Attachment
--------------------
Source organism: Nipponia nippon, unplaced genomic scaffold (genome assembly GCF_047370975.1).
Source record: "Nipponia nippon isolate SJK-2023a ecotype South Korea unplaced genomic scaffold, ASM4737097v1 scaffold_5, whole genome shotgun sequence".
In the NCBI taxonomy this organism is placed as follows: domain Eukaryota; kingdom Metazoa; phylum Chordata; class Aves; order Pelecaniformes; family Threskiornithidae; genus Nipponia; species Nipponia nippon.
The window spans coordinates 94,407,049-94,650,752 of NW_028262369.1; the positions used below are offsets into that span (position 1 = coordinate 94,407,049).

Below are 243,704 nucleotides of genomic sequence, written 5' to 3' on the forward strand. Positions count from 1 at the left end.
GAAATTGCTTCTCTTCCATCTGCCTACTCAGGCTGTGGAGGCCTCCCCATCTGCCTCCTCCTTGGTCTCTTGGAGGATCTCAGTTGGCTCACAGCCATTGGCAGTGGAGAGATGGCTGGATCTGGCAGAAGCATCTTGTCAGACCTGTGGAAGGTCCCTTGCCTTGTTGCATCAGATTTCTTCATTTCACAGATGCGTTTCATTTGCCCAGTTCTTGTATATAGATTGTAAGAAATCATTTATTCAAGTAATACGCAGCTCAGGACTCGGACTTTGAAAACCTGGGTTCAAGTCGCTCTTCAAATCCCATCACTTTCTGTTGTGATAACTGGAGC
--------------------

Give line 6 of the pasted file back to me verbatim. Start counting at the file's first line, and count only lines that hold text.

GAAATTGCTTCTCTTCCATCTGCCTACTCAGGCTGTGGAGGCCTCCCCATCTGCCTCCTCCTTGGTCTCTTGGAGGATCTCAGTTGGCTCACAGCCATTGGCAGTGGAGAGATGGCTGGATCTGGCAGAAGCATCTTGTCAGACCTGTGGAAGGTCCCTTGCCTTGTTGCATCAGATTTCTTCATTTCACAGATGCGTTTCATTTGCCCAGTTCTTGTATATAGATTGTAAGAAATCATTTATTCAAGTAATACGCAGCTCAGGACTCGGACTTTGAAAACCTGGGTTCAAGTCGCTCTTCAAATCCCATCACTTTCTGTTGTGATAACTGGAGC